Keep It Pithy: Useful Observations in a Tough World

Keep It Pithy: Useful Observations in a Tough World

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by Bill O'Reilly
     
 

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From the bestselling author of Killing Lincoln and host of Fox News' top show The O'Reilly Factor, the best of Bill O’Reilly’s provocative writing—reflecting his ideas, wisdom, and core values

Bill O’Reilly is one of the most recognized and talked-about journalists of our time. With an…  See more details below

Overview

From the bestselling author of Killing Lincoln and host of Fox News' top show The O'Reilly Factor, the best of Bill O’Reilly’s provocative writing—reflecting his ideas, wisdom, and core values

Bill O’Reilly is one of the most recognized and talked-about journalists of our time. With an unparalleled track record as an author and with the #1-rated Fox News show, The O’Reilly Factor, O’Reilly has become a veritable institution of political insight and keen advice. In Keep It Pithy, O’Reilly offers a classic collection of the most memorable writings from his bestselling books, and looks back at how his opinions and ideas have been proven right or wrong by the passage of time. With his trademark candor and no-nonsense approach, each chapter focuses on a core theme as it gathers O’Reilly’s thoughts on the most compelling issues of our time and provides readers an illuminating guide to the American cultural landscape.
 
A spirited and personal book, Keep It Pithy is the perfect addition to an O’Reilly fan’s library, or the best introduction for the few left uninitiated.

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Product Details

ISBN-13:
9780385346627
Publisher:
Crown Publishing Group
Publication date:
05/07/2013
Pages:
160
Sales rank:
279,155
Product dimensions:
5.70(w) x 8.40(h) x 0.90(d)

Read an Excerpt

ONE

JUST AS I PREDICTED AND LONG BEFORE WE HEARD OF PRESIDENT OBAMA

The Growing Success of the Progressive Agenda

Back in 2006, I had fun imagining in my book Culture Warrior a future State of the Union speech by a U.S. president named Gloria Hernandez. Here's a summary of that imaginary pol's goals and philosophies:

A sharing of the wealth by targeting the affluent for most of the government's revenue . . . lax school discipline on American children to promote their so-called liberties . . . naked hostility to religious values and their expression in public . . . a "one-world" approach to foreign relations that would prevent the U.S. government from imposing a policy that would benefit America first . . . a touchy-feely vision of our society that places individual self-expression and rights over self-sacrifice and adult responsibility.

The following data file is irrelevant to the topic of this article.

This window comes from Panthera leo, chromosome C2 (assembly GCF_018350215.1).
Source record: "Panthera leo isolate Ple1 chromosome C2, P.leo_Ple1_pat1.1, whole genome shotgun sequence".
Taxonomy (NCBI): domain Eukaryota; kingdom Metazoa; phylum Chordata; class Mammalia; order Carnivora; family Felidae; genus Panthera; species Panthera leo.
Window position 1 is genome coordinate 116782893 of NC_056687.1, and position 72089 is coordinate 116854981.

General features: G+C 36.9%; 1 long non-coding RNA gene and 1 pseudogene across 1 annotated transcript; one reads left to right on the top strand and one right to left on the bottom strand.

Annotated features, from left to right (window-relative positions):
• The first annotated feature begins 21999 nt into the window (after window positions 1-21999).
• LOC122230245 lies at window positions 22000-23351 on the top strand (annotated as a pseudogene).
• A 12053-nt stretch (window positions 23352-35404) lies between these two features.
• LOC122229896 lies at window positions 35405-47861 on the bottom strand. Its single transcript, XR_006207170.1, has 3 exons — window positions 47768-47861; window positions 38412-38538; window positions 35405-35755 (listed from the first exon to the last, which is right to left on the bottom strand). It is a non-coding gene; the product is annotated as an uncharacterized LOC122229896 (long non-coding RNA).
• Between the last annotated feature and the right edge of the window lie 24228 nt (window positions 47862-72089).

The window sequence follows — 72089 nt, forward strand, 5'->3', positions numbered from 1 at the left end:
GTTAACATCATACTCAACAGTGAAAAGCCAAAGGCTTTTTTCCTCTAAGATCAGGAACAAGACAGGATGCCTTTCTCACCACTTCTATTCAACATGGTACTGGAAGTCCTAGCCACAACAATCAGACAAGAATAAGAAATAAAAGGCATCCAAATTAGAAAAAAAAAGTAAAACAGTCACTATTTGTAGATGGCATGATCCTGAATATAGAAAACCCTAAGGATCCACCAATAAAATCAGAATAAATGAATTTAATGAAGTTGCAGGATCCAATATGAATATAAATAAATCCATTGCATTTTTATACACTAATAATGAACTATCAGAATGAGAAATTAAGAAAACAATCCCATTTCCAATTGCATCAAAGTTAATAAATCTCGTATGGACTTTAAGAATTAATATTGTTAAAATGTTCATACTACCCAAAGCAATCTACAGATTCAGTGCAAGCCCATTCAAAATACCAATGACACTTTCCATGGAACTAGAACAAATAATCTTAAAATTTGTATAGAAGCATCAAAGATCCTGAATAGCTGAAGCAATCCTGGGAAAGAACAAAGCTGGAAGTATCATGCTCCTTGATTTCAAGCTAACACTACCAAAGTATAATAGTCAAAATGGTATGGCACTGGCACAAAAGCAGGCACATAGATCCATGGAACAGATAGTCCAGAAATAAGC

Did I get it right? Well, I made one serious mistake. I imagined that this would be the platform of a president elected in 2020. Looked at a calendar lately?

The brilliant men who forged the Constitution understood that Americans should have the opportunity to pursue happiness without much government interference. They also believed for both moral and practical reasons that the greater good must always take precedence over individual selfishness.

The S‑P notion that the U.S. government has the right to seize private property (which is exactly what the estate tax achieves, for example, but under stealth wording), or redistribute legally earned income from the affluent to the poor, runs counter to the founding spirit of America in every way.

Look at the evidence. The United States became the strongest nation on earth because individuals working their butts off created a unified powerhouse.

Right now our national slogan is "The more you make, the more we take. And we're not even going to watch how we spend it."

Throwing our tax dollars away has become the new national pastime, replacing baseball!

Usually, as I've noted in the introduction, I'm not likely to disagree all that much with what I've opined in the past. Exceptions are notable, and I will note them. Most of these quotes from my writings will require no explanation. My core values have not fundamentally changed.

Too late now!

In fact . . .

Politicians will argue--as many have on my program--that the government needs your money. This is a lie. There is more than enough tax revenue available today to pay for the armed forces, roads, police, and other vital services without looting the take-home pay of working Americans. No, the reason our taxes are so punitive is right there in front of you: obvious and arrogant wastefulness in government-run programs. Forget the $400 toilet seats in the Pentagon budget--peanuts. The real killing waste is in programs that do not work.

(I then noted the "horrific failure" of Clinton's $30 billion drug war and the $200 billion his administration threw at public education, to no great effect.)

I could give you hundreds of examples of ridiculous government waste, but that would take a whole other book. Right now, I have enough on my hands trying to write this one. But you can trust me on this: The tax situation in this country is brutal, including the fact that your elected representatives and their opponents are using entitlements to buy votes. That includes Social Security, Medicare, and Medicaid. Listen very carefully when pols talk about these hot-button...

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Meet the Author